Everipedia to Verify Primary Sources via Blockchain-based Geospatial Software

Everipedia, a crypto-related information portal that was “forked” from Wikipedia in 2017, has decided to use blockchain-based geospatial technology

The distributed ledger technology (DLT)-based solution will be provided by XYO, a company focused on creating blockchain-enabled geospatial software. Everipedia will reportedly use the geospatial program to determine the validity of point-of-interest information on the online encyclopedia.

Everipedia, which contains all the articles published on Wikipedia (at the time of the fork), has implemented an incentive system for content creators on its decentralized platform. The compensation system involves rewarding content publishers with an EOS token called the IQ cryptocurrency. Backed by Dr. Larry Sanger (the co-founder of WIkipedia), the Everipedia platform will incorporate XYO’s geospatial software in order to obtain accurate data location.

Determining Primary And Secondary Sources

XYO’s software will reportedly support an initiative that involves Everipedia users proving the value of their knowledge. Initially, Everipedia’s management plans to use XYO’s technology to find point of interest, or knowledge that readers may find relevant. Markus Levin, the co-founder and head of operations at XYO, told CCN:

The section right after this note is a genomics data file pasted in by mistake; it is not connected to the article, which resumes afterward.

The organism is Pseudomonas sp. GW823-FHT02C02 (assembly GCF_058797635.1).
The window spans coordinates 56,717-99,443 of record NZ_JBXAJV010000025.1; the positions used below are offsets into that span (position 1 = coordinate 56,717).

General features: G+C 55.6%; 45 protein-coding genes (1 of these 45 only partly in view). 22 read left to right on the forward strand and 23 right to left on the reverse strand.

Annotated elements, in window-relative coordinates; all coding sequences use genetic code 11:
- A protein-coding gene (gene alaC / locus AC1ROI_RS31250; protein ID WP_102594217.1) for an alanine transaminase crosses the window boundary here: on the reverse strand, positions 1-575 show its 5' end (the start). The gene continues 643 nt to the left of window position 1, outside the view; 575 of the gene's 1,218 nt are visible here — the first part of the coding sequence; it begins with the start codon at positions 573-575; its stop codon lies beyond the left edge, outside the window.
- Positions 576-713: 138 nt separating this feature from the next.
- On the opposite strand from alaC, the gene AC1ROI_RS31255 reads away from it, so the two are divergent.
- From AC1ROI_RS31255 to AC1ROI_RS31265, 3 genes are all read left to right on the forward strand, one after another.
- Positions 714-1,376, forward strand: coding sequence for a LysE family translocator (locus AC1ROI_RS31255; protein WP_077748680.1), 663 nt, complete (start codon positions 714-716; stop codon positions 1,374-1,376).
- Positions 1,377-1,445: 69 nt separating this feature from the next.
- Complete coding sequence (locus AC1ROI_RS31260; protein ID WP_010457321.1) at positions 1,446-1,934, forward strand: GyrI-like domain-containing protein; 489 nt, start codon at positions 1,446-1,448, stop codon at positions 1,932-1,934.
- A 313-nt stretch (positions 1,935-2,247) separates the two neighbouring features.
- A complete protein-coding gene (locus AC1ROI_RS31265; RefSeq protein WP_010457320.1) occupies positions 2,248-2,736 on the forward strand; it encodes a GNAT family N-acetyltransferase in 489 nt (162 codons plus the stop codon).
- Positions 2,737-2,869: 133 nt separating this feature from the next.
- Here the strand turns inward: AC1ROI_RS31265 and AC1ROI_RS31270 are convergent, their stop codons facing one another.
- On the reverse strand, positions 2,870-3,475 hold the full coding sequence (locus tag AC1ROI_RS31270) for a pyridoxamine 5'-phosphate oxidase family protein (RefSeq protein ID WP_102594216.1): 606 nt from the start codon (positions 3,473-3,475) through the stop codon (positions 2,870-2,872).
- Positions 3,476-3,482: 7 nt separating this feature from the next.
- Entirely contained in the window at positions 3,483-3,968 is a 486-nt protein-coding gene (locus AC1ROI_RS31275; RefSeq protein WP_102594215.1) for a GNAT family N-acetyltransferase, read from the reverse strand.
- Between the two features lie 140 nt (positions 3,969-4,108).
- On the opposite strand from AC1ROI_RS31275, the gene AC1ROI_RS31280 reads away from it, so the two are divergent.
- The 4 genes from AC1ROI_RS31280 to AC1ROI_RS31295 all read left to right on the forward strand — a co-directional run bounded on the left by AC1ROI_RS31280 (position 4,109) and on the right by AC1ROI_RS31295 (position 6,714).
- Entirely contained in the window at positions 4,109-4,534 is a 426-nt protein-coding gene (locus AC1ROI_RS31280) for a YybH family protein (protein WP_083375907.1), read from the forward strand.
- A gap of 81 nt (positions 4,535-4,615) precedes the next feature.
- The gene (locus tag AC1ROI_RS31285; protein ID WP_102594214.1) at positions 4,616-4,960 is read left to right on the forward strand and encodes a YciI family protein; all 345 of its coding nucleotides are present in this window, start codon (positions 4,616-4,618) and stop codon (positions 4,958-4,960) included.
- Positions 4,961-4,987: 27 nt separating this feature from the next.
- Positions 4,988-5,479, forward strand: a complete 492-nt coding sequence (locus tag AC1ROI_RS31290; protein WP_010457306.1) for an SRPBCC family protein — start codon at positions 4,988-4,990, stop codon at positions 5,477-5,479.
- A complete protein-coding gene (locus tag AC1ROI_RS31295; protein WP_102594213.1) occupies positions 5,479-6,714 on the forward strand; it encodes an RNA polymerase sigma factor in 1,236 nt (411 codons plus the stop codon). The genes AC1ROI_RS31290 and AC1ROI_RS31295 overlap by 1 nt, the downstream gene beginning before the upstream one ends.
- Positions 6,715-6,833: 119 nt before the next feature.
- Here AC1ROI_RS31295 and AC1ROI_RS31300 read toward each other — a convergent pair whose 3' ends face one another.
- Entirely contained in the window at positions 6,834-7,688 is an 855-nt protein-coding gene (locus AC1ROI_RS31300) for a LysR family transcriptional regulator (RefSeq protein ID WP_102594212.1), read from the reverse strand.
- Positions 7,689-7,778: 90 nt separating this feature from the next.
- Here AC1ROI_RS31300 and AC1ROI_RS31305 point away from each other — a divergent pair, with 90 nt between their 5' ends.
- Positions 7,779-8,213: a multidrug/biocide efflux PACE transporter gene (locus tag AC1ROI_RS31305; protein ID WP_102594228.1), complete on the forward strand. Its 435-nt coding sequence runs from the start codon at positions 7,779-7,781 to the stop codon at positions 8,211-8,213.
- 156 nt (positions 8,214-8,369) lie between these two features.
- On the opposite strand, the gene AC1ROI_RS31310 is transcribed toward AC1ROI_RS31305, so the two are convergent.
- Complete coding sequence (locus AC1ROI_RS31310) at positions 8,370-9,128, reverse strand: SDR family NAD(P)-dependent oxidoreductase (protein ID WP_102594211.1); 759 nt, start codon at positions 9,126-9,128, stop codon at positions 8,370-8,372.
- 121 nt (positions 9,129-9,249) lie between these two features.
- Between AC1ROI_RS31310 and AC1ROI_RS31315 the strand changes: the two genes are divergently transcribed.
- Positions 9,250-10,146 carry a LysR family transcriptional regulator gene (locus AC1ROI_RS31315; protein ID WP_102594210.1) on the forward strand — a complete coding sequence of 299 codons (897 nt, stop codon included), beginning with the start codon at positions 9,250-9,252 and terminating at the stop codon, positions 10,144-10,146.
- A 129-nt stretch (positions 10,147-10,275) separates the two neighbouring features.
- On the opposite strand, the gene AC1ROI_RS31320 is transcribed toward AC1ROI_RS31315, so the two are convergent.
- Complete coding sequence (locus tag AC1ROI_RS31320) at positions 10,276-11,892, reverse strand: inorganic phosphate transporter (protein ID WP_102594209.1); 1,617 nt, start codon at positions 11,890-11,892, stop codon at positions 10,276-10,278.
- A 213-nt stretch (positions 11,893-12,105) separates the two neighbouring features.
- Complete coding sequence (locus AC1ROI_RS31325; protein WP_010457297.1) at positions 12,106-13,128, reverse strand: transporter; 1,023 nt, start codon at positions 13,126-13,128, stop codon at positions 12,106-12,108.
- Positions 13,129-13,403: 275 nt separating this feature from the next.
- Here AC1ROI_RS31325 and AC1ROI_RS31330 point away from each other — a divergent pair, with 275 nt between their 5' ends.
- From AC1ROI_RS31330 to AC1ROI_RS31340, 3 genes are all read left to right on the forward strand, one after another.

We enable users to prove their knowledge. Let’s say you’re writing about the Statue of Liberty and you’re in India. You’ve never been to the Statue of Liberty. Your knowledge is second-source. It has a different qualifier than if you’re a professor of history and you’ve been to the Statue of Liberty many times. You’re a primary source.

Meanwhile, Theodor Forselius, the co-founder of the Everipedia project, said:

Everipedia looked at the rest of the Internet. We realized that all other aspects of the internet like search engines, e-commerce, social networks, have evolved over the past two decades. There’s been a bunch of competition driving innovation forward.

However, Forselius believes online encyclopedias appear to be lagging behind other internet-based platforms and services as there has “just been Wikipedia and nothing else” - as far as information sources are concerned. Realizing that there’s currently “a huge vacuum of opportunity”, Forselius and Everipedia’s other founding members have been working to develop a better online encyclopedia.

2 Million Monthly Visitors, 1 Million Published Articles

Currently, the Everipedia website attracts around 2 million monthly visitors and over 1 million original articles have been published on the cryptocurrency-related encyclopedia. As a decentralized information source, the content standards are determined by IQ token holders. In order to publish a new article on Everipedia, users must pay a certain fee in the platform’s native IQ cryptocurrency.

If a submission is approved by other Everipedia users, then the author or editor of the article gets their stake back and also receives some form of compensation from the network. If an article or edit is not approved, then the submitter’s IQ tokens are returned to them.

According to Everipedia’s founder, the online encyclopedia’s incentive structure is designed to discourage people from posting low-quality content or spam.

Commenting on how Everipedia will reach mass adoption, the platform’s founder noted:

The main issue with the blockchain space and the state of dApps right now is it’s too much about blockchain and crypto. The terminology and the marketing, front-facing stuff for the users. So I think what’s really going to take a project like Everipedia to the masses is focusing on being a better product. We want to attract users because we are superior to Wikipedia.